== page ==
• Guglielmo PaolettiEmail author
Part of the Springer Theses book series (Springer Theses)


In the last twenty years, after the first article by Bak, Tang and Wiesenfeld on Self-Organized criticality (SOC), a large amount of work has been done trying to better understand different features of this class of models. The most studied among them is the Abelian Sandpile Model (ASM), that was actually proposed in that seminal paper as first archetype of SOC. The attention has been focused mainly on the comprehension of the critical properties, in particular the determination of the critical exponents of the avalanches. During my PhD I worked on the Abelian Sandpile Model using unconventional approaches and focusing on not-standard features of the model, related with the pattern formation that can be seen in the evolution of particularly chosen configurations under deterministic conditions, that happened to catch the attention of the scientific community only in the last few years.


Cellular Automaton Conformal Field Theory Deterministic Dynamic Tutte Polynomial Smith Normal Form 
These keywords were added by machine and not by the authors. This process is experimental and the keywords may be updated as the learning algorithm improves.


  1. 1.
    P. Bak, C. Tang, K. Wiesenfeld, Self-organized criticality: an explanation of the 1/f noise. Phys. Rev. Lett. 59, 381–384 (1987)MathSciNetADSCrossRefGoogle Scholar
  2. 2.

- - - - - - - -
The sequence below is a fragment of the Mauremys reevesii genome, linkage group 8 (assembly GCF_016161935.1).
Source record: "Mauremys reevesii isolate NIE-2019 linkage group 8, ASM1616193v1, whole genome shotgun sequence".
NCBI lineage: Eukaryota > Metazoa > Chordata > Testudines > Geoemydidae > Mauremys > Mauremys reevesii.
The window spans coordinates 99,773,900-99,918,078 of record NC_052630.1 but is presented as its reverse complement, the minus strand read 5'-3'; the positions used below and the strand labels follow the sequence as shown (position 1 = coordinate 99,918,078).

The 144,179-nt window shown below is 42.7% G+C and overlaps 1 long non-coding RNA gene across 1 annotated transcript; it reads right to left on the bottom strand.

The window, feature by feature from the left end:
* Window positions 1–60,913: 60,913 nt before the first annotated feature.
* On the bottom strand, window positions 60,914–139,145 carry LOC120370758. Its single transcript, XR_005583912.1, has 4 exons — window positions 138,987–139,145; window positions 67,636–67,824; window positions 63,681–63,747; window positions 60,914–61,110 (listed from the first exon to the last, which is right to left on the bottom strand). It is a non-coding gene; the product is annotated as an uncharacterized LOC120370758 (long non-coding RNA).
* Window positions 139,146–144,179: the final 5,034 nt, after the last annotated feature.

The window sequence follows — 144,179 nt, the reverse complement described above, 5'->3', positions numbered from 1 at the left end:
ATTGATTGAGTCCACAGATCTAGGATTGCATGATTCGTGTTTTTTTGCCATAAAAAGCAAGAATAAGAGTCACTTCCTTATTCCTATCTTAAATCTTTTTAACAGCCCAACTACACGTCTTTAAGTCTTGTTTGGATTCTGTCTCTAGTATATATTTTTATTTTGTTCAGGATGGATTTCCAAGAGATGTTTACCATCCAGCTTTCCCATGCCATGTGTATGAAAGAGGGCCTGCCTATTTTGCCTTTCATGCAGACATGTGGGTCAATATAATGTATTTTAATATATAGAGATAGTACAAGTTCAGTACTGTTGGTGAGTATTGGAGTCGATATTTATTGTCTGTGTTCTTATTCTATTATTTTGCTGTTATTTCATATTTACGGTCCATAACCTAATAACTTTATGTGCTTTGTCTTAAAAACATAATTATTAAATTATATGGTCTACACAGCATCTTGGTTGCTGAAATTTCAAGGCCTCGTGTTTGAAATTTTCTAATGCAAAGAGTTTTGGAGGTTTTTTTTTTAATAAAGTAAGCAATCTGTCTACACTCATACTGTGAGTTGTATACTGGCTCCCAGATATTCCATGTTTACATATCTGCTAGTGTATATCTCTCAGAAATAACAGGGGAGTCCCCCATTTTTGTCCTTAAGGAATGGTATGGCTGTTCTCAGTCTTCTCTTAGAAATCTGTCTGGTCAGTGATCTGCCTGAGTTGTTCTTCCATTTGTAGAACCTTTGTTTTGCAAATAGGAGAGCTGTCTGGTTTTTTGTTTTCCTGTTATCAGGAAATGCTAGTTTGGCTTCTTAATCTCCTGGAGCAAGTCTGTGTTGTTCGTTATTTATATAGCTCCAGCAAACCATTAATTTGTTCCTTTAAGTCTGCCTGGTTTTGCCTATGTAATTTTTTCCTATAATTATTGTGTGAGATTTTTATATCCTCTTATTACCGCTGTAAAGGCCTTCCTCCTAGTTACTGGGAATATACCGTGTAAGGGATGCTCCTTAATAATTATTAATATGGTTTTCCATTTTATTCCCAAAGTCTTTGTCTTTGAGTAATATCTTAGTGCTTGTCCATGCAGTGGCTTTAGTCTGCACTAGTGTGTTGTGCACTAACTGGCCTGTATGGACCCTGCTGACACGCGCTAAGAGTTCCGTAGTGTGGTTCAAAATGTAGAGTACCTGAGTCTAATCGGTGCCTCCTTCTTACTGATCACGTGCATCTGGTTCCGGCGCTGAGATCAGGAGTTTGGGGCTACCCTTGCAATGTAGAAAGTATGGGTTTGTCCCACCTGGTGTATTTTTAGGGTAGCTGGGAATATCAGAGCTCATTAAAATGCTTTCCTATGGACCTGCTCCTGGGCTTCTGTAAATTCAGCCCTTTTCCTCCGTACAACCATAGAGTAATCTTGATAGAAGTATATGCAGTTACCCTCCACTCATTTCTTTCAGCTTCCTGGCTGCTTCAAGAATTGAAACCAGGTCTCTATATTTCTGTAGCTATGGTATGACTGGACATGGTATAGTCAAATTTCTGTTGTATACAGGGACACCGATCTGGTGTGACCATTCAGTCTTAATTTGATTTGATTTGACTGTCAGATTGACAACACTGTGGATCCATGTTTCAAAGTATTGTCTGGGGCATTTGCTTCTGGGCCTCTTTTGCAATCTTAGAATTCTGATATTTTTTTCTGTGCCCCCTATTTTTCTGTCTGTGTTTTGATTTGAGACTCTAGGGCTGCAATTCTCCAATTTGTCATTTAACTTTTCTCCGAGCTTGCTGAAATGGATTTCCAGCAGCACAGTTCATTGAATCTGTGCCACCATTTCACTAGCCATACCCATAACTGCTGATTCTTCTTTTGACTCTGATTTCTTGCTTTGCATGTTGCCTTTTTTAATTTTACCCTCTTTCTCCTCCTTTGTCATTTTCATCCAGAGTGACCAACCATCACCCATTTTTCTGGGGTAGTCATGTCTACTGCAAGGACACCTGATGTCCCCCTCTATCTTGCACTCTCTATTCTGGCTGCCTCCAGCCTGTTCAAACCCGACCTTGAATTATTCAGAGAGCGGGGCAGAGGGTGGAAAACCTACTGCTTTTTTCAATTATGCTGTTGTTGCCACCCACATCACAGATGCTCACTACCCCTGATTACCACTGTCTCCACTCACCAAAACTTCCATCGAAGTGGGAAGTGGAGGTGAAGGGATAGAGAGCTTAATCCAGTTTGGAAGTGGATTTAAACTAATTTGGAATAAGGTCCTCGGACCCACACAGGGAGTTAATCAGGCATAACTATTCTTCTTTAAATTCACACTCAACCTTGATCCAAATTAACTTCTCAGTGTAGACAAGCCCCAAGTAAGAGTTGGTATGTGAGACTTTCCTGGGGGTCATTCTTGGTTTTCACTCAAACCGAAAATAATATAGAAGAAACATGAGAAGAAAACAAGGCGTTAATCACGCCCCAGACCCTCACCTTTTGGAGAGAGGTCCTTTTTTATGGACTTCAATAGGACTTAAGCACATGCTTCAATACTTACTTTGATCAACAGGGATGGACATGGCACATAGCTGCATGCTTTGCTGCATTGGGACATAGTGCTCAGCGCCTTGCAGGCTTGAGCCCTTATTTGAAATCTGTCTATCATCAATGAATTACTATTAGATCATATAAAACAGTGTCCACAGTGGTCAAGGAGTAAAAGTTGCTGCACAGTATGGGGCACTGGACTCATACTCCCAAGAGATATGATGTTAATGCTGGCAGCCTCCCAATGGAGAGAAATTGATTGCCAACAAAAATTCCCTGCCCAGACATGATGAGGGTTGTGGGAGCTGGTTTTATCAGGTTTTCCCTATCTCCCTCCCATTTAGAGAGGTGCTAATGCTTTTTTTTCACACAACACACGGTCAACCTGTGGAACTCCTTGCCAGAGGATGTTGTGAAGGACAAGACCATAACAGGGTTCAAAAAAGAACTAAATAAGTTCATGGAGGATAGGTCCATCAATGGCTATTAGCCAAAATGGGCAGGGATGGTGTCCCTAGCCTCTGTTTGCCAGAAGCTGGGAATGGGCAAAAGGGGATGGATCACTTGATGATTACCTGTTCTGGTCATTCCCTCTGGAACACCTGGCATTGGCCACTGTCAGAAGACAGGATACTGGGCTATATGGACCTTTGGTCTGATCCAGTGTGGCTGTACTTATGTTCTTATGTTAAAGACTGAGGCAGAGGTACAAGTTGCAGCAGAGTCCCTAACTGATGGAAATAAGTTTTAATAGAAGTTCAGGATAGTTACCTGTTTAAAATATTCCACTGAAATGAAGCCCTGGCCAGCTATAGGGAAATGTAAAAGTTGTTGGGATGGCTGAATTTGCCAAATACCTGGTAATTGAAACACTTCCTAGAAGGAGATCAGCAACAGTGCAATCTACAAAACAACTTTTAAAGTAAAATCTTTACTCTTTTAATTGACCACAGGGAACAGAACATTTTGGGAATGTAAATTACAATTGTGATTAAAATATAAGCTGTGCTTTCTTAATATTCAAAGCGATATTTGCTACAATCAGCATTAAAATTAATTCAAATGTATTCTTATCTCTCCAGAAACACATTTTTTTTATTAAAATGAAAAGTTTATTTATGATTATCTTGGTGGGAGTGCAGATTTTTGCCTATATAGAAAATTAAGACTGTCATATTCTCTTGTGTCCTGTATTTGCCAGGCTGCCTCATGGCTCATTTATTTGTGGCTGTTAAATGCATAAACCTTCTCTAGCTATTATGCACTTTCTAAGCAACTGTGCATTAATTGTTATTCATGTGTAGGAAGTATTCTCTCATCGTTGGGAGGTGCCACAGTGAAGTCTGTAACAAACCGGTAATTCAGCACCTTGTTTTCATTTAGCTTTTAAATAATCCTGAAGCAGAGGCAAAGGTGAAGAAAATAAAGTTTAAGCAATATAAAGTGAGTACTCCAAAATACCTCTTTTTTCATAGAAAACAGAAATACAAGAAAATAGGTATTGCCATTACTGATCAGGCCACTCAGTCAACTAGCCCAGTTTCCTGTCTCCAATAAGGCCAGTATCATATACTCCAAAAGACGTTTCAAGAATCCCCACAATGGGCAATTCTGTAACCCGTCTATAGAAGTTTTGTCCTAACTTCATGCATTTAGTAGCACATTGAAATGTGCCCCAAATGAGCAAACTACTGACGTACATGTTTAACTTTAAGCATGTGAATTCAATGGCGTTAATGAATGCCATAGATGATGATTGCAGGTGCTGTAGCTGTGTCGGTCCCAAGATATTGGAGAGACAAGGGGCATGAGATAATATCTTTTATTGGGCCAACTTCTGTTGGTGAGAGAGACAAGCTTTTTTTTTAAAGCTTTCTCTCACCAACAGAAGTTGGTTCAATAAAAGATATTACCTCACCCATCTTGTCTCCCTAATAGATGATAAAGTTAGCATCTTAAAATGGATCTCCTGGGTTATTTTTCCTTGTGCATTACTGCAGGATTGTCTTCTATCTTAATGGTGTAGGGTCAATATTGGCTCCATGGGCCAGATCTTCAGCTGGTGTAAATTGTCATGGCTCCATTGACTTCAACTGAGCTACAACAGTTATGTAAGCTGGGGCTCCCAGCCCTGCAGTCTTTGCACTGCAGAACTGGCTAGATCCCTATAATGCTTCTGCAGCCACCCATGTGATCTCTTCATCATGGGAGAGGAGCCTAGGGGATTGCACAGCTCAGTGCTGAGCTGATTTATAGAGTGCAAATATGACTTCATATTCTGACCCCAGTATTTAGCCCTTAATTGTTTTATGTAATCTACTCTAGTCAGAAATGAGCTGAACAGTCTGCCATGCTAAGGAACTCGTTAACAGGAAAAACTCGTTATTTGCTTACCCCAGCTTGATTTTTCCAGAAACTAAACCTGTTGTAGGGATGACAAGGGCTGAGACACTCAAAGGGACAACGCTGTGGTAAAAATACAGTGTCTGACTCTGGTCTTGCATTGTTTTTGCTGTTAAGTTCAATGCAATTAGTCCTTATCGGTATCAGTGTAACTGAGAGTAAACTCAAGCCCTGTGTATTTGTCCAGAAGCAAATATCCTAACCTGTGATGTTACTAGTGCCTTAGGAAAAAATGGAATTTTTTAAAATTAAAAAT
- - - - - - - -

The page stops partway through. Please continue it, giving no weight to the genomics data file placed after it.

D. Thompson, On Growth and Form, 2nd edn. (Dover, New York, 1917)Google Scholar
  3. 3.
    R. Thom, Structural Stability and Morphogenesis (W.A. Benjamin, Reading, 1975)Google Scholar
  4. 4.
    T.A. Witten, L.M. Sander, Diffusion-limited aggregation, a kinetic critical phenomenon. Phys. Rev. Lett. 47, 1400–1403 (1981)ADSCrossRefGoogle Scholar
  5. 5.
    T.A. Witten, L.M. Sander, Diffusion-limited aggregation. Phys. Rev. B 27, 5686–5697 (1983)Google Scholar
  6. 6.
    P. Meakin, Diffusion-controlled cluster formation in 2-6-dimensional space. Phys. Rev. A 27, 1495–1507 (1983)MathSciNetADSCrossRefGoogle Scholar
  7. 7.
    T. Vicsek, Fractal Growth Phenomena (World Scientific, Singapore, 1989)Google Scholar
  8. 8.
    B. Mandelbrot, The Fractal Geometry of Nature (W. H. Freeman, New York, 1982)Google Scholar
  9. 9.
    B. Chopard, M. Droz, Cellular Automata Modeling of Physical Systems (Cambridge University Press, Cambridge, 1998)Google Scholar
  10. 10.
    S. Wolfram, Cellular Automata and Complexity (Addison-Wesley, Reading, 1994)Google Scholar
  11. 11.
    S. Wolfram, Statistical mechanics of cellular automata. Rev. Mod. Phys. 55, 601–644 (1983)Google Scholar
  12. 12.
    M. Kardar, G. Parisi, Y.-C. Zhang, Dynamic scaling of growing interfaces. Phys. Rev. Lett. 56, 889–892 (1986)ADSCrossRefzbMATHGoogle Scholar
  13. 13.
    H. Herrmann, Geometrical cluster growth models and kinetic gelation. Phys. Rep. 136, 153–224 (1986)MathSciNetADSCrossRefGoogle Scholar
  14. 14.
    L. Barabasi, H. Stanley, Fractal Concepts in Surface Growth (Cambridge University Press, Cambridge, 1995)Google Scholar
  15. 15.
    D. Dhar, T. Sadhu, S. Chandra, Pattern formation in growing sandpiles. EPL (Europhys. Lett.) 85, 48002 (2009)ADSCrossRefGoogle Scholar
  16. 16.
    P. Bak, How Nature Works (Copernicus, Secaucus, 1996)Google Scholar
  17. 17.
    S.S. Manna, Large-scale simulation of avalanche cluster distribution in sand pile model. J. Stat. Phys. 59, 509–521 (1990). doi: 10.1007/BF01015580 ADSCrossRefGoogle Scholar
  18. 18.
    D. Dhar, Self-organized critical state of sandpile automaton models. Phys. Rev. Lett. 64, 1613–1616 (1990)MathSciNetADSCrossRefzbMATHGoogle Scholar
  19. 19.